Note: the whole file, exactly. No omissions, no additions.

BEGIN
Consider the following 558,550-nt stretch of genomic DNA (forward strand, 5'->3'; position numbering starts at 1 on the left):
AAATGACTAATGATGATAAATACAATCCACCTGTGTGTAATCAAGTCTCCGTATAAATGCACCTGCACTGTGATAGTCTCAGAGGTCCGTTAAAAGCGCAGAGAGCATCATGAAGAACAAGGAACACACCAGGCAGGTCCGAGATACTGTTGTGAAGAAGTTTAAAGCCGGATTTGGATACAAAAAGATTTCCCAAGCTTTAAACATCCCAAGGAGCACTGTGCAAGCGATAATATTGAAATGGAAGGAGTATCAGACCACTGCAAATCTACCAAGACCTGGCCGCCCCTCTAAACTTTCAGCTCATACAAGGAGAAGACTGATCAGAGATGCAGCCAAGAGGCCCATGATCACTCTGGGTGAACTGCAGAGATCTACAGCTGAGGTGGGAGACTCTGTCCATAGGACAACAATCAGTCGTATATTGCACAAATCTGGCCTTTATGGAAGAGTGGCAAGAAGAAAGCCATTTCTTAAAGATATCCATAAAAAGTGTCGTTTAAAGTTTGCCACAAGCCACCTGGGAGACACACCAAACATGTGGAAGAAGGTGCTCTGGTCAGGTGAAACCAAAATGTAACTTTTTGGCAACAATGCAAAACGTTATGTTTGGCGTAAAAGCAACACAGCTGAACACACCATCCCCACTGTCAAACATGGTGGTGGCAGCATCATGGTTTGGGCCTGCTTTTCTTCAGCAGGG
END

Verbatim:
Consider the following 558,550-nt stretch of genomic DNA (forward strand, 5'->3'; position numbering starts at 1 on the left):
AAATGACTAATGATGATAAATACAATCCACCTGTGTGTAATCAAGTCTCCGTATAAATGCACCTGCACTGTGATAGTCTCAGAGGTCCGTTAAAAGCGCAGAGAGCATCATGAAGAACAAGGAACACACCAGGCAGGTCCGAGATACTGTTGTGAAGAAGTTTAAAGCCGGATTTGGATACAAAAAGATTTCCCAAGCTTTAAACATCCCAAGGAGCACTGTGCAAGCGATAATATTGAAATGGAAGGAGTATCAGACCACTGCAAATCTACCAAGACCTGGCCGCCCCTCTAAACTTTCAGCTCATACAAGGAGAAGACTGATCAGAGATGCAGCCAAGAGGCCCATGATCACTCTGGGTGAACTGCAGAGATCTACAGCTGAGGTGGGAGACTCTGTCCATAGGACAACAATCAGTCGTATATTGCACAAATCTGGCCTTTATGGAAGAGTGGCAAGAAGAAAGCCATTTCTTAAAGATATCCATAAAAAGTGTCGTTTAAAGTTTGCCACAAGCCACCTGGGAGACACACCAAACATGTGGAAGAAGGTGCTCTGGTCAGGTGAAACCAAAATGTAACTTTTTGGCAACAATGCAAAACGTTATGTTTGGCGTAAAAGCAACACAGCTGAACACACCATCCCCACTGTCAAACATGGTGGTGGCAGCATCATGGTTTGGGCCTGCTTTTCTTCAGCAGGG